I based this design on the one that is in my book “A Dangle A Day”. There are over 120 dangle designs in the book for you to learn to draw or as inspiration for your own designs.
Hello to November, and farewell Inktober. My blog post today looks a bit bare compared to my Inktober creations. However, I have neglected my dangle designs during October, so now’s the time to get back on track with them
Today, I’ve created a simple and elegant dangle design with an autumn colour scheme that could be used in so many different ways. I’ve also put together a step by step set of instructions how you too can create this design (and hoping that it’s not so simple that I come across as patronising).
This is my first time posting a set of instructions – post a comment to let me know what you think of them and if you’d like to see more of them in the future.
I’ve put the dangle design on one side of a slip of paper that would make a perfect compliment slip or a note to slip in with a gift, or just as a short letter to a friend. It would also be perfect for a coordinating piece of envelope art!
This dangle design would be absolutely charming as an embellishment in a BuJo, planner, scrapbook or art journal. It would also make a darling bookmark.
It would be easy to turn this design into a greeting card as well.
So many possible uses for such a simple design.
I do hope that you will give drawing dangles a go – no matter whether you think you’re good at drawing or not! This design is made out of just simple shapes; it’s the colour that brings it to life and masks all kinds of imperfections.
If you’d like more ideas for dangle designs, then please take a look at my book ‘A Dangle A Day’ – it’s filled with examples of dangle designs with step by step instructions and helpful and encouraging words of advice.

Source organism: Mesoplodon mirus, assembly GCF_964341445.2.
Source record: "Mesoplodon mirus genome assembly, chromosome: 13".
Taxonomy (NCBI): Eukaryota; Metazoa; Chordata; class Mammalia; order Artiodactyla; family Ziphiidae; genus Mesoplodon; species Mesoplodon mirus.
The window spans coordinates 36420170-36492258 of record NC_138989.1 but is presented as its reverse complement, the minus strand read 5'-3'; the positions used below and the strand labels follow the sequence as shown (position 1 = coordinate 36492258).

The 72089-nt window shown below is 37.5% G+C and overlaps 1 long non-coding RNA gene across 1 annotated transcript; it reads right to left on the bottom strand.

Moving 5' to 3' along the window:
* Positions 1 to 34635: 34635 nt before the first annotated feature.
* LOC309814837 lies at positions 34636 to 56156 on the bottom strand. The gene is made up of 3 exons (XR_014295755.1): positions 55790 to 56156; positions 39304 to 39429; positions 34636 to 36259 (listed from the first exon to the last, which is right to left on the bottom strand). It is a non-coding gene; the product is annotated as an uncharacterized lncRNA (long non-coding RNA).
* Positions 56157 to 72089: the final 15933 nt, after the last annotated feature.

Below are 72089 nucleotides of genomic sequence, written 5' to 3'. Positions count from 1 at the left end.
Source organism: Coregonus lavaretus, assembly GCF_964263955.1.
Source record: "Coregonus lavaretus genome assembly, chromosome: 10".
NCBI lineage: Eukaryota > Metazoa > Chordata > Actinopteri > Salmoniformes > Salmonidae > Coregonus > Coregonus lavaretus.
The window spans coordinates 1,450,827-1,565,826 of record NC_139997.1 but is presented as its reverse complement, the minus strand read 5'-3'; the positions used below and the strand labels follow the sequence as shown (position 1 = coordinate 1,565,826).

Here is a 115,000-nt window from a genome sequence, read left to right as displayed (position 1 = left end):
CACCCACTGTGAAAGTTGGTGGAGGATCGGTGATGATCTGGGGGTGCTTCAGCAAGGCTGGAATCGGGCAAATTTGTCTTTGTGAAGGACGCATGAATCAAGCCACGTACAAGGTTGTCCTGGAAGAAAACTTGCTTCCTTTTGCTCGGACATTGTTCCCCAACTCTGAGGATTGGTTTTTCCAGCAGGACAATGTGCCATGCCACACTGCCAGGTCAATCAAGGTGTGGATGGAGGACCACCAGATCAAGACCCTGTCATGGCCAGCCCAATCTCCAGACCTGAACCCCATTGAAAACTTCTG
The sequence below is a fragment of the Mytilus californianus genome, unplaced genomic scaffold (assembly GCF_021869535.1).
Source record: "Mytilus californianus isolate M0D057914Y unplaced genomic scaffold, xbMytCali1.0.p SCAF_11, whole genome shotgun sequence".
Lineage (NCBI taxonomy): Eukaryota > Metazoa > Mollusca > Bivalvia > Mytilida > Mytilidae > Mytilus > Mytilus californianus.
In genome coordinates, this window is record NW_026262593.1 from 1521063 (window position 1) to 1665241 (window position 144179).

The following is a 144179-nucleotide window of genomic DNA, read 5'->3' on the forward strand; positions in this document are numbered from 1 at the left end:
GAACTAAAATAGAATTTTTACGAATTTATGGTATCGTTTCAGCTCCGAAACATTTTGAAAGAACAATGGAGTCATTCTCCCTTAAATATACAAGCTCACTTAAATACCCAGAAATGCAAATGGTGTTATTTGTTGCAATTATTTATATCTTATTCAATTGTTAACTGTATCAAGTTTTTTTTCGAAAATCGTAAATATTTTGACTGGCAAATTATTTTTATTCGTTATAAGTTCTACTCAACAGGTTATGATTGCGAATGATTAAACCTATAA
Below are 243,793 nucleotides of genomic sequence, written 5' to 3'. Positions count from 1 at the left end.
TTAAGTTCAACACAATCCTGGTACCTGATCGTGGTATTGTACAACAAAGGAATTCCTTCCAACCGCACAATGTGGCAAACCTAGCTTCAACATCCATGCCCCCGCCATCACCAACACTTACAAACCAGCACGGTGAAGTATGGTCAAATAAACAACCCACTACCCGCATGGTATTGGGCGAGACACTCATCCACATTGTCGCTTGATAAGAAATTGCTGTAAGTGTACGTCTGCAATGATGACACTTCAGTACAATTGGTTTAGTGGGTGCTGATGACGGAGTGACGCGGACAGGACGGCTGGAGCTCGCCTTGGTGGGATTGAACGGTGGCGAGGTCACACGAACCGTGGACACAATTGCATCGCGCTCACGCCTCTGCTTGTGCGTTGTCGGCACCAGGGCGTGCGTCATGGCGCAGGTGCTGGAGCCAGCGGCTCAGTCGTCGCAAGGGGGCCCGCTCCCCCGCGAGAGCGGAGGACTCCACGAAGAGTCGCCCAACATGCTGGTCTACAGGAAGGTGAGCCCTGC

One step at a time to a dangle design.
Step 1 Draw a square in the top left corner of a piece of paper. I used a piece of paper measuring approx 8.25″ x 3.5″. I used a Tombow Fudenosuke brush pen to draw the box, and outline it. I deliberately made the squares less than perfect to give that human touch as well as a uniquely ‘me’ way of drawing boxes. The Fudenosuke pen allows me to draw lines of variable width quite easily, which adds to the charm of the box. The ink in the pen is also alcohol marker friendly. Letting your drawings be less than perfect is what makes them uniquely yours.
Step 2 I used Chameleon marker pens (BR3 “Cinnamon” and YO3 “Warm Sunset”) to colour the inner box. Autumn is definitely here in the UK, and the combination of these colours reminded me of the leaves. However, you could use any colour combination you like and any medium you prefer to use. Chameleon pens make it so easy to create a colour gradient – I prefer them to other alcohol marker pens, even Copics.
Step 3 I added a simple leaf pattern to the coloured box using a Sakura Pigma Sensei 04 pen.
Step 4 Add the dangle! For this dangle I used the same kind of leaves as in the box for a consistent design. I added some round beads as ‘spacers’. Finally, I added my ‘symbol’ to the end of the dangle. Also, I did draw a faint pencil line with a ruler to help me keep my dangle hanging straight, more or less!
Step 5 I coloured the beads and leaves in using the same colours of Chameleon Markers. I then decided I needed to add some shimmer and shine; I used a Uniball Signo gold glitter gel pen to colour in the border of the box and to add some dot highlights here and there. The Chameleons caused the Sakura Pigma Micron ink to smear a little – I always forget that happens! I should’ve used the Tombow pen again. Oh well, you live and learn, eventually!